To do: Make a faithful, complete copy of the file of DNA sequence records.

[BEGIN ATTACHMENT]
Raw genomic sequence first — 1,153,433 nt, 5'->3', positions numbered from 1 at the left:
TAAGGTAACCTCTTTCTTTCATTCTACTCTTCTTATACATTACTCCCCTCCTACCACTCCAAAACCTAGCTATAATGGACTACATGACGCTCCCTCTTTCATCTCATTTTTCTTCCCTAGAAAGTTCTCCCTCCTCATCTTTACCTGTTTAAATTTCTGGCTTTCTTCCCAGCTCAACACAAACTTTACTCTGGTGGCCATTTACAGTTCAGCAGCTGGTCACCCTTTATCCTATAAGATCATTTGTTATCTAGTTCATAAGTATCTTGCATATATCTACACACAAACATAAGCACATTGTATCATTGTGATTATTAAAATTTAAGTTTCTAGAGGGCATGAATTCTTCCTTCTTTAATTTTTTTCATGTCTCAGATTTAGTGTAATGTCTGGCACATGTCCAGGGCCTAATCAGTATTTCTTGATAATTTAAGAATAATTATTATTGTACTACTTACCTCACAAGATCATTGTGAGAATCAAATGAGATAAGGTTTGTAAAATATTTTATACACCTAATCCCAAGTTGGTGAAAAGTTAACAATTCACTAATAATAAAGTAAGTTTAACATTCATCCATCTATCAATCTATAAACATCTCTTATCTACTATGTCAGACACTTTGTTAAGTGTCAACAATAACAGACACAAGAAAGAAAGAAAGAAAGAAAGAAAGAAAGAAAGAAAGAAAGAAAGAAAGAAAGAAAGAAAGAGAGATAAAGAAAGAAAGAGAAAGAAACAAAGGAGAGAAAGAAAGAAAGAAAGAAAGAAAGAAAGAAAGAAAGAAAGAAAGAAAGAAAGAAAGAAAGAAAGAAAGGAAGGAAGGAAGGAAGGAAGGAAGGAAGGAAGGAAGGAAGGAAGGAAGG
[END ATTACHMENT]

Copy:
Raw genomic sequence first — 1,153,433 nt, 5'->3', positions numbered from 1 at the left:
TAAGGTAACCTCTTTCTTTCATTCTACTCTTCTTATACATTACTCCCCTCCTACCACTCCAAAACCTAGCTATAATGGACTACATGACGCTCCCTCTTTCATCTCATTTTTCTTCCCTAGAAAGTTCTCCCTCCTCATCTTTACCTGTTTAAATTTCTGGCTTTCTTCCCAGCTCAACACAAACTTTACTCTGGTGGCCATTTACAGTTCAGCAGCTGGTCACCCTTTATCCTATAAGATCATTTGTTATCTAGTTCATAAGTATCTTGCATATATCTACACACAAACATAAGCACATTGTATCATTGTGATTATTAAAATTTAAGTTTCTAGAGGGCATGAATTCTTCCTTCTTTAATTTTTTTCATGTCTCAGATTTAGTGTAATGTCTGGCACATGTCCAGGGCCTAATCAGTATTTCTTGATAATTTAAGAATAATTATTATTGTACTACTTACCTCACAAGATCATTGTGAGAATCAAATGAGATAAGGTTTGTAAAATATTTTATACACCTAATCCCAAGTTGGTGAAAAGTTAACAATTCACTAATAATAAAGTAAGTTTAACATTCATCCATCTATCAATCTATAAACATCTCTTATCTACTATGTCAGACACTTTGTTAAGTGTCAACAATAACAGACACAAGAAAGAAAGAAAGAAAGAAAGAAAGAAAGAAAGAAAGAAAGAAAGAAAGAAAGAAAGAAAGAGAGATAAAGAAAGAAAGAGAAAGAAACAAAGGAGAGAAAGAAAGAAAGAAAGAAAGAAAGAAAGAAAGAAAGAAAGAAAGAAAGAAAGAAAGAAAGAAAGAAAGGAAGGAAGGAAGGAAGGAAGGAAGGAAGGAAGGAAGGAAGGAAGGAAGG